Boredom, mostly. He's stuck on this Island in the middle of the North Sea with no hope of getting off it. Being under-occupied gives him that restive energy which makes him engage in quite serious bouts of harassment and violence. He dresses up his violence in political doctrine, but really I think he is just bored. With the London riots last year, what struck me was that it was the summer holidays and it was hot and with nothing better to do why not throw a brick through a shop window and get the telly of your dreams? Boredom makes doing crazy things attractive.

The romance between the fishmonger, Arthur, and Eliza, who is subsequently forced into prostitution founders largely on a misunderstanding. Is their relationship symbolic of the breakdown in communication between religious and secular interests in society?
In my opinion, no, it's not about religious/secular interests. If both had spoken more clearly, and listened more carefully, their relationship would have stood in better stead. Their mutual incomprehension is more like that endemic, eternal bafflement between the genders... rather than two politicized groups in society.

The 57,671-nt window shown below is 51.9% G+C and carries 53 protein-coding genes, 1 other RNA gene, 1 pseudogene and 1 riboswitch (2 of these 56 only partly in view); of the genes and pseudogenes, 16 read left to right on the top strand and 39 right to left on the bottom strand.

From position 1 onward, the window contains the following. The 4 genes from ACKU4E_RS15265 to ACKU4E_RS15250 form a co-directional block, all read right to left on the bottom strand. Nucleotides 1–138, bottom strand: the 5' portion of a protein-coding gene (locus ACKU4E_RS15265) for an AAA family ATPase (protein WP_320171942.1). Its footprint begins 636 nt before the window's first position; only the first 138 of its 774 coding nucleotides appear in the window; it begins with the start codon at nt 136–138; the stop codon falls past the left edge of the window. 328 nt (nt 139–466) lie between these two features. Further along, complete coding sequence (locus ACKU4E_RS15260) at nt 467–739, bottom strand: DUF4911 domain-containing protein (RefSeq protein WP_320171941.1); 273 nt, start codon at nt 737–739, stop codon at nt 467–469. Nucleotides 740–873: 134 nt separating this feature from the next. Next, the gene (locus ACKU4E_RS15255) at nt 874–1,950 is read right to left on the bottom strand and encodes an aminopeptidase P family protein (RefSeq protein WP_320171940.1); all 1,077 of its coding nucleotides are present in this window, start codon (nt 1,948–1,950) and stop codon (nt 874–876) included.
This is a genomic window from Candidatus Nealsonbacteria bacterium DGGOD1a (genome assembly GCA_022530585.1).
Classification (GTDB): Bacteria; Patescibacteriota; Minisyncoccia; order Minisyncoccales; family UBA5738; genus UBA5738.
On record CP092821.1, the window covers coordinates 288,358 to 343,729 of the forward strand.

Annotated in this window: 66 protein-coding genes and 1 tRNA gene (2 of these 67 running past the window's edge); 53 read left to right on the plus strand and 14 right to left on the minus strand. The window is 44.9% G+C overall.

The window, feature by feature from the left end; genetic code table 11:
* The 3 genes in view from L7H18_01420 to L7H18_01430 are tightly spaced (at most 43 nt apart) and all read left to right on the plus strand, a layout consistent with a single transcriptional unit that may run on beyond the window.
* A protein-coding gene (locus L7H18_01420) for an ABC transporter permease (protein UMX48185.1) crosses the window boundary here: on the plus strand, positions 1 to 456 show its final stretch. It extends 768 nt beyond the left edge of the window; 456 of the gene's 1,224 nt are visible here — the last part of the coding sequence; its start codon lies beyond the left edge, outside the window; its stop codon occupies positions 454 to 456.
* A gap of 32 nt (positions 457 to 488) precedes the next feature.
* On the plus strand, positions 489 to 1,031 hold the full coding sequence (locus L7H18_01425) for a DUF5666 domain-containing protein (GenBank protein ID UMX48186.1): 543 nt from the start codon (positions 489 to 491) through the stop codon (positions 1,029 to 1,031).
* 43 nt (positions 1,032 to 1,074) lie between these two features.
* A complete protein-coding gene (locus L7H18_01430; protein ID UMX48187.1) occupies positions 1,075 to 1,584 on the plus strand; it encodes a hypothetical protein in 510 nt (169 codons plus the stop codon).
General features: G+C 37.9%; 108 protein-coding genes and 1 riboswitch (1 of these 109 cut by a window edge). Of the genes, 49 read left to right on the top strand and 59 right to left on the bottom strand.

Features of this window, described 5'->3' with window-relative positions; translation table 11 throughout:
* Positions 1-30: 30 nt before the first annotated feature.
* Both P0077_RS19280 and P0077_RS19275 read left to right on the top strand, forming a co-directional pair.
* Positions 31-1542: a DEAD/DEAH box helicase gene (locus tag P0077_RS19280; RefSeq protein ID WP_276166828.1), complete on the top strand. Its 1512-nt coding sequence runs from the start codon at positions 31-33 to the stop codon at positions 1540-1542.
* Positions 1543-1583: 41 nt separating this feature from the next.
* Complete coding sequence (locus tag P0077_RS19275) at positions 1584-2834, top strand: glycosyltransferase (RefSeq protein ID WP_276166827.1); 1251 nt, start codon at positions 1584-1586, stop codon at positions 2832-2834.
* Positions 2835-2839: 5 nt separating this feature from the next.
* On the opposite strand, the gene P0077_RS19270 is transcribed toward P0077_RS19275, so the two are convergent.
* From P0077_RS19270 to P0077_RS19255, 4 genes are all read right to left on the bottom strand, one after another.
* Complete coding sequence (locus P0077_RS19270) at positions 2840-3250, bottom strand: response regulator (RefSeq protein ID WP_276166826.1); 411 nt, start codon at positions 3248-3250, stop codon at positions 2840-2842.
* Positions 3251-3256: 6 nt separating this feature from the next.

Sarah, who has smuggled herself onto the Island hoping to find her mother, is very much at the mercy of the Malades, a pawn in the rivalry between Nathaniel and Jake. Are the boys driven by a desire to turn the tables on a representative of their oppressors, or simply by the urges of teenage boys?
Certainly a mixture of the two. They're interested in Sarah in much the same way that they're interested in violence: it's an excuse to torment their oppressors, but it's also because violence is really fun in the context of being bored out of their skulls. With Sarah, the boys are certainly excited by the opportunity to avenge the wrongs of the past, but they're also sexually intrigued by the exoticism of this English girl.

Can you tell us anything about what you're working on at the moment?
It's a very different book! It's historical fiction that looks at Hemingway's very troubled relationship with his four wives. The best thing about this project has been the work in the archives - I've spent a year or so being up to my elbows in scrawled love-letters and heartbreaking telegrams and divorce papers that all reveal how his relationships went from tenderness to treacheries. Though Hemingway was loutish to most of his wives, I've ended up feeling rather sorry for him.